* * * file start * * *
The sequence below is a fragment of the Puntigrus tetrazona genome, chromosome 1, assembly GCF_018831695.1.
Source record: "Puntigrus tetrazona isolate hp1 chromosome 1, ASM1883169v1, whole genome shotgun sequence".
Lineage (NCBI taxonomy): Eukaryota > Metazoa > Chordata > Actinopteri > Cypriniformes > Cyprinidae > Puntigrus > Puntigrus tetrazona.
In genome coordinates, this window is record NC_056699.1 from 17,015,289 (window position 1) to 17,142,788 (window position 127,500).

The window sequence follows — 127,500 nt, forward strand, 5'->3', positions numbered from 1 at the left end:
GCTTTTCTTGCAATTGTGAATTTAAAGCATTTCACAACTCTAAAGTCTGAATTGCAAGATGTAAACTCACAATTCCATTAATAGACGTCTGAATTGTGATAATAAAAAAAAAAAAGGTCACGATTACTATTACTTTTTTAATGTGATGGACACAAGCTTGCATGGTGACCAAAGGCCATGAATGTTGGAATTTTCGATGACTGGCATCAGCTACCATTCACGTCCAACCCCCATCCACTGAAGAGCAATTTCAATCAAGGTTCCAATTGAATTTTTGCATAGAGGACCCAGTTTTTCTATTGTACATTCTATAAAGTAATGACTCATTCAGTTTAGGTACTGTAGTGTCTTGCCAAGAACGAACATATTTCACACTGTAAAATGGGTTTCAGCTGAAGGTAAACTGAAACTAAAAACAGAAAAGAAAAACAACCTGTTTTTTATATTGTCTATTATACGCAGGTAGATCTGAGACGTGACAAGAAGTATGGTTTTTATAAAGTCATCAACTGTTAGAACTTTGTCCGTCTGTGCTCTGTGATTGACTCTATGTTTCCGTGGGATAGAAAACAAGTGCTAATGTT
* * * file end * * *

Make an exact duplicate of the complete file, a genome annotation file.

The sequence below is a fragment of the Puntigrus tetrazona genome, chromosome 1, assembly GCF_018831695.1.
Source record: "Puntigrus tetrazona isolate hp1 chromosome 1, ASM1883169v1, whole genome shotgun sequence".
Lineage (NCBI taxonomy): Eukaryota > Metazoa > Chordata > Actinopteri > Cypriniformes > Cyprinidae > Puntigrus > Puntigrus tetrazona.
In genome coordinates, this window is record NC_056699.1 from 17,015,289 (window position 1) to 17,142,788 (window position 127,500).

The window sequence follows — 127,500 nt, forward strand, 5'->3', positions numbered from 1 at the left end:
GCTTTTCTTGCAATTGTGAATTTAAAGCATTTCACAACTCTAAAGTCTGAATTGCAAGATGTAAACTCACAATTCCATTAATAGACGTCTGAATTGTGATAATAAAAAAAAAAAAGGTCACGATTACTATTACTTTTTTAATGTGATGGACACAAGCTTGCATGGTGACCAAAGGCCATGAATGTTGGAATTTTCGATGACTGGCATCAGCTACCATTCACGTCCAACCCCCATCCACTGAAGAGCAATTTCAATCAAGGTTCCAATTGAATTTTTGCATAGAGGACCCAGTTTTTCTATTGTACATTCTATAAAGTAATGACTCATTCAGTTTAGGTACTGTAGTGTCTTGCCAAGAACGAACATATTTCACACTGTAAAATGGGTTTCAGCTGAAGGTAAACTGAAACTAAAAACAGAAAAGAAAAACAACCTGTTTTTTATATTGTCTATTATACGCAGGTAGATCTGAGACGTGACAAGAAGTATGGTTTTTATAAAGTCATCAACTGTTAGAACTTTGTCCGTCTGTGCTCTGTGATTGACTCTATGTTTCCGTGGGATAGAAAACAAGTGCTAATGTT